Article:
After more than a year of living under the cloud of a global pandemic, we all still have to grapple with lifestyle changes to stay safe. For most people, this means they won’t be able to escort pets to the veterinary office as the practices continue to work on the roadside. Some dogs (and some owners!) Can cope with this reality better than others.
While COVID statistics are finally trending in a better direction in many states, it’s impossible to know exactly what the future holds or when veterinary practices will start letting customers back in. The following tips will help you make the most of a difficult situation.
* Ask yourself: is the visit absolutely necessary? At the height of the pandemic, many practices were restricting non-essential procedures, including spay and neuter surgery. While we would never recommend refusing care, if you’re feeling well, wait and see if you have minor issues.
Also, be extra careful to avoid accidents that would require veterinary treatment.
* Share notes. Write down the information you want the vet to know about your dog’s current situation. Be precise! In many practices, a veterinary assistant will come to your car and ask you initial questions about your dog and its problems before bringing your dog into the house for an examination. Send your notes with your dog. Then the vet can read the notes before her exam and discuss them with you when she calls or comes out to speak to you.
* Improve your treat game. We may not be able to go inside to make sure our dog doesn’t get stressed or scared, but we can at least send him something to make him feel better: quality treats! The last time my dog needed a blood draw before a drug refill, I filled a plastic bag with pieces of cooked meat. I wrote: “Please be generous!” on the baggie and handed it to the assistant as he trotted my dog into it. It must have helped because Saber came out happy and licked his lips!
* Ask questions. If you don’t ask, the answer is always no. It doesn’t hurt to ask if the vet would like to examine your dog outside or if you can lead him to the door before dropping off. Stand up for your dog, but understand that sometimes the answer is no – and be respectful. Practices try to protect everyone. If employees call in sick with COVID, it can destroy a practice – especially a smaller one.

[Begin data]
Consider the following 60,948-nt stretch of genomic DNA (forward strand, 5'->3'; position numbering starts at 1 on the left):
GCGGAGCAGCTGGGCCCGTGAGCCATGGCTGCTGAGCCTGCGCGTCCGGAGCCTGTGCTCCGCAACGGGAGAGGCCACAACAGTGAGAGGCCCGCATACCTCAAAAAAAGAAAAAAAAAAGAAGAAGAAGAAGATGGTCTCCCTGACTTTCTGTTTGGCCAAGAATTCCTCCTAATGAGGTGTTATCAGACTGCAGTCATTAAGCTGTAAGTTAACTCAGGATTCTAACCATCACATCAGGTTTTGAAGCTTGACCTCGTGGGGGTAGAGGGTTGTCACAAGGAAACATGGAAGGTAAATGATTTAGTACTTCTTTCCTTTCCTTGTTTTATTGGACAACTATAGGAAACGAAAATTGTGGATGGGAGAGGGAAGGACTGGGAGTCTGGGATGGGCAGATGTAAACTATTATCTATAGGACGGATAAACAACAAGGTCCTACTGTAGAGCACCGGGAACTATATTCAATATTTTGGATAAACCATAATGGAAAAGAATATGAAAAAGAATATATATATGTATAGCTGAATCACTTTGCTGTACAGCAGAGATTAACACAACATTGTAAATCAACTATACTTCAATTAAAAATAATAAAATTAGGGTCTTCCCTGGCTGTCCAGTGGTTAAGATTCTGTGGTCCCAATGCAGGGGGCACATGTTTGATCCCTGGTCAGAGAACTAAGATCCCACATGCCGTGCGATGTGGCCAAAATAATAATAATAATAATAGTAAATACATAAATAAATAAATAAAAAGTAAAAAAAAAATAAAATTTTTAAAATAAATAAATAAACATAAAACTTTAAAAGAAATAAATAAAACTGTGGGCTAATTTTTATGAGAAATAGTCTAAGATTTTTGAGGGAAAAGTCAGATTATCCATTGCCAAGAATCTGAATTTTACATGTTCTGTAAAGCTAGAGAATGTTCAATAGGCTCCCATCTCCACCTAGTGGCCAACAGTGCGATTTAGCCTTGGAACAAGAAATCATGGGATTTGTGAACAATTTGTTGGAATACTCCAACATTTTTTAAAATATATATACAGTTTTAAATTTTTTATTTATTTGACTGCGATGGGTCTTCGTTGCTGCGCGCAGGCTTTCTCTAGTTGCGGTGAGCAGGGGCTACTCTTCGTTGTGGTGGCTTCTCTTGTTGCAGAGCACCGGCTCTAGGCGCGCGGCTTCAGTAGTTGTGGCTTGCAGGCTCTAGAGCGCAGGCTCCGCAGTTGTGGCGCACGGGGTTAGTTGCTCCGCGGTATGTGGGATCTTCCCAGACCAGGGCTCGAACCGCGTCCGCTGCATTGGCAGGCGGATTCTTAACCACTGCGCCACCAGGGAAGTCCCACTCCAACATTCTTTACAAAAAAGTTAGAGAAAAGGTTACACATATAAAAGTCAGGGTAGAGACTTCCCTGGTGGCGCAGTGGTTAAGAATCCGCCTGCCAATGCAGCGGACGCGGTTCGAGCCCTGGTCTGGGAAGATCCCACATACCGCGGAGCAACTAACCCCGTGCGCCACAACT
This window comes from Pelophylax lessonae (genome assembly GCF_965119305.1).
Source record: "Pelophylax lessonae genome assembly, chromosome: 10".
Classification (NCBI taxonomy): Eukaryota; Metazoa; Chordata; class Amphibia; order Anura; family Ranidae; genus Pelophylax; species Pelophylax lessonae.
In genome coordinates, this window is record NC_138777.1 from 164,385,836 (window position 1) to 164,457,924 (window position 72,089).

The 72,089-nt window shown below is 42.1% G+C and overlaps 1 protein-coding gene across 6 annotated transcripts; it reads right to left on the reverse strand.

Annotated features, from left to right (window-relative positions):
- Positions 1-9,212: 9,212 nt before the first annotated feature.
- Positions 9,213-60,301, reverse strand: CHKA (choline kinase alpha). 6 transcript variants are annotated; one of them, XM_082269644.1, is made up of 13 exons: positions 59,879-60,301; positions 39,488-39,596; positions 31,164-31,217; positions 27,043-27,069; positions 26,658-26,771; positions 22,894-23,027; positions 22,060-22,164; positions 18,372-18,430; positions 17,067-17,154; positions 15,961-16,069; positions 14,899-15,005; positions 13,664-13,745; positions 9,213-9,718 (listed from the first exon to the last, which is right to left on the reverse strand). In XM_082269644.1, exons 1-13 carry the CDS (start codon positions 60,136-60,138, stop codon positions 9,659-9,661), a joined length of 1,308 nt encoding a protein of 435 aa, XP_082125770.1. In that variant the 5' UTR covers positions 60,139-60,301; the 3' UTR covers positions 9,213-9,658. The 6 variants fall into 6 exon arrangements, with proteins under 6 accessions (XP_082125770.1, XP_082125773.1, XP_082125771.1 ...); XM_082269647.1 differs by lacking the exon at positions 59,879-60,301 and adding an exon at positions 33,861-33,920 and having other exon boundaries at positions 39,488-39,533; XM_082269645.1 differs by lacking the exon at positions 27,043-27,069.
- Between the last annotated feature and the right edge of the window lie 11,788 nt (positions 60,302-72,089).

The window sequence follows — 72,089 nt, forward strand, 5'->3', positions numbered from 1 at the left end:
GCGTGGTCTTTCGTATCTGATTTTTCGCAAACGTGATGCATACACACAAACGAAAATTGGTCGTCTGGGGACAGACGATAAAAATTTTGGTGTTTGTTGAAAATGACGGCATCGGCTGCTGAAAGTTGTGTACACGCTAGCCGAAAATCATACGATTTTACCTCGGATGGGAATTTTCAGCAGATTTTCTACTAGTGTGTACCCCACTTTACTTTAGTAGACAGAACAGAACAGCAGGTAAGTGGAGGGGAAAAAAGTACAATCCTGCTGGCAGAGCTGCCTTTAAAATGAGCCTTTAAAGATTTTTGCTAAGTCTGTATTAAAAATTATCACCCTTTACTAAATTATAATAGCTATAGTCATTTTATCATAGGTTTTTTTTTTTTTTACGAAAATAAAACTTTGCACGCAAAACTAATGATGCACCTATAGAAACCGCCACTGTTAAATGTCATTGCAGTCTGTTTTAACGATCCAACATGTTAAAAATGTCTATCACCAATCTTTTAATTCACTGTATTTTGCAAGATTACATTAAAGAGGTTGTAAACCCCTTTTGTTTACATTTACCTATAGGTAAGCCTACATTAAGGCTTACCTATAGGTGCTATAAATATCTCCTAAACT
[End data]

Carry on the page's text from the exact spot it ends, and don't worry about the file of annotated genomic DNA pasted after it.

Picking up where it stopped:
* Consider using a mobile veterinarian. With heartbreaking end-of-life decisions, ask your veterinarian if they can refer you to a mobile doctor who can safely help you and your dog at home. This event is already emotionally difficult, but not being there with your dog for euthanasia can be even more traumatic.
* Practice and be prepared. For some dogs, visits to the vet can be stressful at best. Training collaborative care skills at home can alleviate some of the anxiety associated with vet visits. The Fenzi Dog Sports Academy (fenzidogsportsacademy.com) offers excellent online courses for cooperative dog care. (See also “Cooperative Grooming: Give Your Dog Choice and Control” WDJ February 2021.) If your dog is extremely anxious and viewed as a risk of biting, teach him to happily wear a muzzle that you attach before you do send him in. (See “Gentle muzzles”, page 4.)
It’s easy to get frustrated with the rules of the COVID era. Take a deep breath and practice patience and kindness – not just with your dog, but also in dealing with your valued veterinary health team.